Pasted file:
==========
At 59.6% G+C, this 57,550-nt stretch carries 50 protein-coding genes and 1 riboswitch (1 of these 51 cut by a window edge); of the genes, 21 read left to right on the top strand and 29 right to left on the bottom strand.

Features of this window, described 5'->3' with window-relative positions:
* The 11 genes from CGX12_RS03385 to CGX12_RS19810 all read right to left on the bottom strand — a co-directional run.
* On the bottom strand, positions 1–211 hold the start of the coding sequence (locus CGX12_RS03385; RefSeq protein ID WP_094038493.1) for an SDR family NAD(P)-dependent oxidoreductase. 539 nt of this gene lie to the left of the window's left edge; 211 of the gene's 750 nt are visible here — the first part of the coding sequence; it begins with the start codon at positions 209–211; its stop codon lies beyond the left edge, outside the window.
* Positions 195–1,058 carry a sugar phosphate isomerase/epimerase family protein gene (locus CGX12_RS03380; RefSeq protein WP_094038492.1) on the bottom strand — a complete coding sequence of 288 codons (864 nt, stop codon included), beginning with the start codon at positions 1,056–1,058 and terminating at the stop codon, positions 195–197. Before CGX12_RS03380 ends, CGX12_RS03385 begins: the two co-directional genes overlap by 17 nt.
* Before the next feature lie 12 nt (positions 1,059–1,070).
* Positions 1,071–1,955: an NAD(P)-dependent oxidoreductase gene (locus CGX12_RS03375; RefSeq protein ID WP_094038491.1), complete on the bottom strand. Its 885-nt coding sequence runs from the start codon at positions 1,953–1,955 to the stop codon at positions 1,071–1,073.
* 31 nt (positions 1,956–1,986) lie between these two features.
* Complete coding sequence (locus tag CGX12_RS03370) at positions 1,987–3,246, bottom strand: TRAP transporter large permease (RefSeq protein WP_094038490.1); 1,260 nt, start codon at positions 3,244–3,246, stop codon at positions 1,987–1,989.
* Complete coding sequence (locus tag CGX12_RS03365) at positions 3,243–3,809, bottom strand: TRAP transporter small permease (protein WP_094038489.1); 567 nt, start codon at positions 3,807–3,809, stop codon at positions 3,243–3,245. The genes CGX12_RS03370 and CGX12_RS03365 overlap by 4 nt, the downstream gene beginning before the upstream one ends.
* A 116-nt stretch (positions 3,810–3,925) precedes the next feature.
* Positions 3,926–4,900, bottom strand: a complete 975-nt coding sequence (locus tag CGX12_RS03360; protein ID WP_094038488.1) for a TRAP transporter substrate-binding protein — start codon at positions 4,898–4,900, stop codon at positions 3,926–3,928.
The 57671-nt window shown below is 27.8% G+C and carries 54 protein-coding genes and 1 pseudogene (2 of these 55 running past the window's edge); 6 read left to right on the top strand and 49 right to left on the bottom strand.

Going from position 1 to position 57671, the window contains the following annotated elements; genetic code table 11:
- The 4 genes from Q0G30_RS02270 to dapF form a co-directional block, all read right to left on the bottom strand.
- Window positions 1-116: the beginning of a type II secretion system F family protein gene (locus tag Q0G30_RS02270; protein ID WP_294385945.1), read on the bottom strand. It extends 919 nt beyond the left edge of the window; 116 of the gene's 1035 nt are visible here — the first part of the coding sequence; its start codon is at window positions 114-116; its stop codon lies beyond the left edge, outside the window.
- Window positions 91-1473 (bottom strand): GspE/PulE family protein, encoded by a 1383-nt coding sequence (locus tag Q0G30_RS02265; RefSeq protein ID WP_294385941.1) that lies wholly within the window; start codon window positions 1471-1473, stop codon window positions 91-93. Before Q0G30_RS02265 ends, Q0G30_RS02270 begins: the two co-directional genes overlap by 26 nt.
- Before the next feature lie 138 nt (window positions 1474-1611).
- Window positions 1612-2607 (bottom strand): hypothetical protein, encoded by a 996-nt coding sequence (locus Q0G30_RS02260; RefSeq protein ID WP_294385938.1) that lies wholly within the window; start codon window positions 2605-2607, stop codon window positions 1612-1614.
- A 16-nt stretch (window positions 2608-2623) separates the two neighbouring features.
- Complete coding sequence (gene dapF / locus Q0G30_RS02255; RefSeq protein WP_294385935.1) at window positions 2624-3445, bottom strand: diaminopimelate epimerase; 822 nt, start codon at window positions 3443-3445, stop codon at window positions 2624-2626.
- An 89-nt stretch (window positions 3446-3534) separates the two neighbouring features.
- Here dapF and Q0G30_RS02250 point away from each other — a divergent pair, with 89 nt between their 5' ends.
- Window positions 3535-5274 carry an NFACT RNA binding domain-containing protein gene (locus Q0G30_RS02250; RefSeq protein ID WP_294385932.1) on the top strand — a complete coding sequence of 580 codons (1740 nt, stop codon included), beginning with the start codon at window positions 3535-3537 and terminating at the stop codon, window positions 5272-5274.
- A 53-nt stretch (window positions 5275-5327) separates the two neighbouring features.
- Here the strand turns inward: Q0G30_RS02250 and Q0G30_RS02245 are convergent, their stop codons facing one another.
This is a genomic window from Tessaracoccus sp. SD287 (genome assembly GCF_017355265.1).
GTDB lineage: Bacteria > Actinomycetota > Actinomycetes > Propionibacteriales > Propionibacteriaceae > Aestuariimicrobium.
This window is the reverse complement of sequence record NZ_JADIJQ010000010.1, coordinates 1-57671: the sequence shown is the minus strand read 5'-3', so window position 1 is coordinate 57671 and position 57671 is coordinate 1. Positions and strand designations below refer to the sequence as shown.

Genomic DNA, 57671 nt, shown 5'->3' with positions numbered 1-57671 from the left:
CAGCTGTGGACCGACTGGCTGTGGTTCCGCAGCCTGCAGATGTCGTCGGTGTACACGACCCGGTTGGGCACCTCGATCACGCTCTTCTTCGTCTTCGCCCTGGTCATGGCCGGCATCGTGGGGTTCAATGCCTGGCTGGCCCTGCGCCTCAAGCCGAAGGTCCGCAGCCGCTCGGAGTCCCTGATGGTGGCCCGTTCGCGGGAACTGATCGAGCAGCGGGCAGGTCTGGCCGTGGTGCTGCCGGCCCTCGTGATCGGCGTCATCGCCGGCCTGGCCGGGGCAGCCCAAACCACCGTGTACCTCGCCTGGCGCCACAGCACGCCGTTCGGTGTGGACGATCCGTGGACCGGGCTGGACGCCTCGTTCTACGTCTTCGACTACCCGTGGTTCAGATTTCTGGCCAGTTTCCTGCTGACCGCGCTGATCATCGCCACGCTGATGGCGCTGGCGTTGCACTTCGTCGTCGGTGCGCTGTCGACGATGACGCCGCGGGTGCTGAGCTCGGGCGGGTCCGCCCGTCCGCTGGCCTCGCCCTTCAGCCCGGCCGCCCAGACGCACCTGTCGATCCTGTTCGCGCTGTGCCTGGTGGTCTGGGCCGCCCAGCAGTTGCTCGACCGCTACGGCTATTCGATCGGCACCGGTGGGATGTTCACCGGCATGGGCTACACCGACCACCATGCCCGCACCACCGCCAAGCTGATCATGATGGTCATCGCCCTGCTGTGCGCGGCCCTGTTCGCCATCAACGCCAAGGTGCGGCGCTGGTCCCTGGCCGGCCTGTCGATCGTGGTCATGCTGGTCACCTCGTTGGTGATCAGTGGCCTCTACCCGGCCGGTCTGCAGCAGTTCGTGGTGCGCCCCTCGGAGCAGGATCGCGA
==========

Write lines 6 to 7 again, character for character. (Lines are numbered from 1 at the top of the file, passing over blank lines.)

* Before the next feature lie 12 nt (positions 1,059–1,070).
* Positions 1,071–1,955: an NAD(P)-dependent oxidoreductase gene (locus CGX12_RS03375; RefSeq protein ID WP_094038491.1), complete on the bottom strand. Its 885-nt coding sequence runs from the start codon at positions 1,953–1,955 to the stop codon at positions 1,071–1,073.